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Tuesday, September 20, 2011

where traditional rain ritual is part of the larger scheme to adapt to a changing climate

Local knowledge, practices, and innovations are important elements for community-based coping and adaptation mechanisms, but the implementation of such mechanisms is limited
In largely traditionally religious and superstitious communities in the country, performing rituals to please local deities for timely rain for a good harvest isn’t an uncommon practice.
This, a climate climate change vulnerability assessment carried out by the World Wildlife Fund (WWF) and Wangchuck Centennial Park (WCP), says is actually one of the many current adaptive measures taken by communities when rain fall becomes erratic.
However, the communities also had various other adaptive measures to cope with the changing weather.
“The community’s measures to cope with current climate and non-climate induced changes are based on both traditional knowledge and modern technology,” states the report.
The study was done within the Wangchuck Centennial Park using a representative sample of households from the larger population by selecting specific sites in order to provide the maximum representation of agro-ecological and vegetation zones.
In total three representative gewogs were selected from three dzongkhags within the park. They were Chokhor in Bumthang, Nubi in Trongsa, and Sephu in Wangude.
“This method was chosen because it was the best way to analyze the population’s vulnerability, which varies village to village,”
The report says that community members have limited awareness and knowledge about the cause of climate change and likely future trends in climate hazards.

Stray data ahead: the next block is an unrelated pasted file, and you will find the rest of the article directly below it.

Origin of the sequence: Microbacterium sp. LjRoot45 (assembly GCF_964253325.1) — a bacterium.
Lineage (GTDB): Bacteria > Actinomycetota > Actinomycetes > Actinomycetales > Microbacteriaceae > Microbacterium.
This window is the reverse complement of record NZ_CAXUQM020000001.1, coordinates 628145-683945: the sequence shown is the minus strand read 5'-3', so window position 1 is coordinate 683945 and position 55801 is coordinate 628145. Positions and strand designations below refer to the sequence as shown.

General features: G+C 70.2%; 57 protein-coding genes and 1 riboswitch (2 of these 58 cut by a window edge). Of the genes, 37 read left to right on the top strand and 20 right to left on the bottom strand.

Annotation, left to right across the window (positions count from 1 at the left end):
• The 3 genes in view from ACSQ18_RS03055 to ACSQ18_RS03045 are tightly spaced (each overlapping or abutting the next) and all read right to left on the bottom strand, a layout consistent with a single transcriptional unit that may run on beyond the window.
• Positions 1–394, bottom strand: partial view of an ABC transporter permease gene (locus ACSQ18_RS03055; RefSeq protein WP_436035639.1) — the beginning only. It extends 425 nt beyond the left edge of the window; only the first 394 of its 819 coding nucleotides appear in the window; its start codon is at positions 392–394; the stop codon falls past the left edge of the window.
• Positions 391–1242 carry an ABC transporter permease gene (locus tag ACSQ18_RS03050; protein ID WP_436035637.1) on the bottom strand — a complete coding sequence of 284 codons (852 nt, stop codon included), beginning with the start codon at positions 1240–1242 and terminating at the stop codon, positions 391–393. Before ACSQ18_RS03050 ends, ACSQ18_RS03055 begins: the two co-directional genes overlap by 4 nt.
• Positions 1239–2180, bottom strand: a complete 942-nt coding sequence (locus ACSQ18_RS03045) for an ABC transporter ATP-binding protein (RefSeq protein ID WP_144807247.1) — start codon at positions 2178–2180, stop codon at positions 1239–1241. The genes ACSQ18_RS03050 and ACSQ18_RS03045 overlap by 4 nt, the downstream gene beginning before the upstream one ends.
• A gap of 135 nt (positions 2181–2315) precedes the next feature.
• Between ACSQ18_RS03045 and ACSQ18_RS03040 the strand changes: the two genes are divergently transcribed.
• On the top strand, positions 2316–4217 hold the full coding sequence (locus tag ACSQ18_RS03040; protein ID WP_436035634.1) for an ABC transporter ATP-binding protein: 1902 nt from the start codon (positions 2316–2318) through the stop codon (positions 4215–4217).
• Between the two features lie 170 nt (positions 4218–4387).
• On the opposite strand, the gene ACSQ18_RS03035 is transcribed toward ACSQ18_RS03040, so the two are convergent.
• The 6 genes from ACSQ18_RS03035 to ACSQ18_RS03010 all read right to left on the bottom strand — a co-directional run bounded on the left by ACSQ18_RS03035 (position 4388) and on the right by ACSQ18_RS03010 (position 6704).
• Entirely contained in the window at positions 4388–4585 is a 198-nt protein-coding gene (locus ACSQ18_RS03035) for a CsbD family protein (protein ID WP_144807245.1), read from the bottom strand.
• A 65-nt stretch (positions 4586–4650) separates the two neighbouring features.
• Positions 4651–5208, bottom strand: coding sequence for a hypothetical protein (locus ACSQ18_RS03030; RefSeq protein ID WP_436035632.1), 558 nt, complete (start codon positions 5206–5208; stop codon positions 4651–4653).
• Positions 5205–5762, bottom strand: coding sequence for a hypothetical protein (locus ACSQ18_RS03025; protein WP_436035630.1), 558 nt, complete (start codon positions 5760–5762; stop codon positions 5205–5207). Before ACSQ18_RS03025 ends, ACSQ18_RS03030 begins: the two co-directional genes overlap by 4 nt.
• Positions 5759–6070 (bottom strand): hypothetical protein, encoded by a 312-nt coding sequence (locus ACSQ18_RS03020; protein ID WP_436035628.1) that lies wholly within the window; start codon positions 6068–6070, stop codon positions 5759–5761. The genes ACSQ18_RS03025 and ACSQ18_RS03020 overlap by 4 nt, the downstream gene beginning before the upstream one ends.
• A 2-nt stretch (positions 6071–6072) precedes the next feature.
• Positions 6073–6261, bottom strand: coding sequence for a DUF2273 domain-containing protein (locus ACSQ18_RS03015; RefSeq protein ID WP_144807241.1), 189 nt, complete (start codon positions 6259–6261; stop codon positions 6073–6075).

“While local people may not be aware of the drivers of climate change, they seem to understand climate change in terms of warming and erratic weather patterns and the impact it has on their livelihoods,” states the report.
Among the strategies already being practiced are changes in cropping patterns, changes in the choice and the use of embankments for landslide prevention. The study found out that more varieties of vegetables are grown now.
In Chokhor Gewog farmers focused on subsistence vegetable farming instead of cultivating cereal crops while in Nubi gewog, some communities use pipe-borne water for irrigation instead of open drainage, in order to reduce losses from evaporation and leakage due to landslides.
“Some communities started using greenhouses to protect vegetables from frost in winter,” states the report.
It was also found that some communities kept smaller number of improved breed cattle which are fed in stalls and graze land around houses instead of large herds of traditional breeds as natural pastures and other grazing areas in the forest have shrunk as a result of land degradation.
But due to limited awareness, knowledge, and capacity at the local level, communities were unable to understand climate change scenarios, address issues, and conduct long-term planning.
“Within their capacity, farmers have been copping the best that they can,”
The report says that the strategies of the farmers of these communities are limited to the resources they possess and can access.
“Information on predicted changes in weather patterns is crucial for farmers to plan cropping practices, but this information is beyond the reach of ordinary farmers, who lack both the knowledge and the access to technology that can help with decision making,” states the report.
The study recommended various strategies for short and long term. Raising awareness and sensitization in groups and institutions, providing technical and financial support for vulnerable groups, shifting toward sustainable land management, and strengthening the agricultural system are some of short-term adaptation strategies while research and development, technology transfer, and financing and stakeholders mapping are some of the long term strategies.

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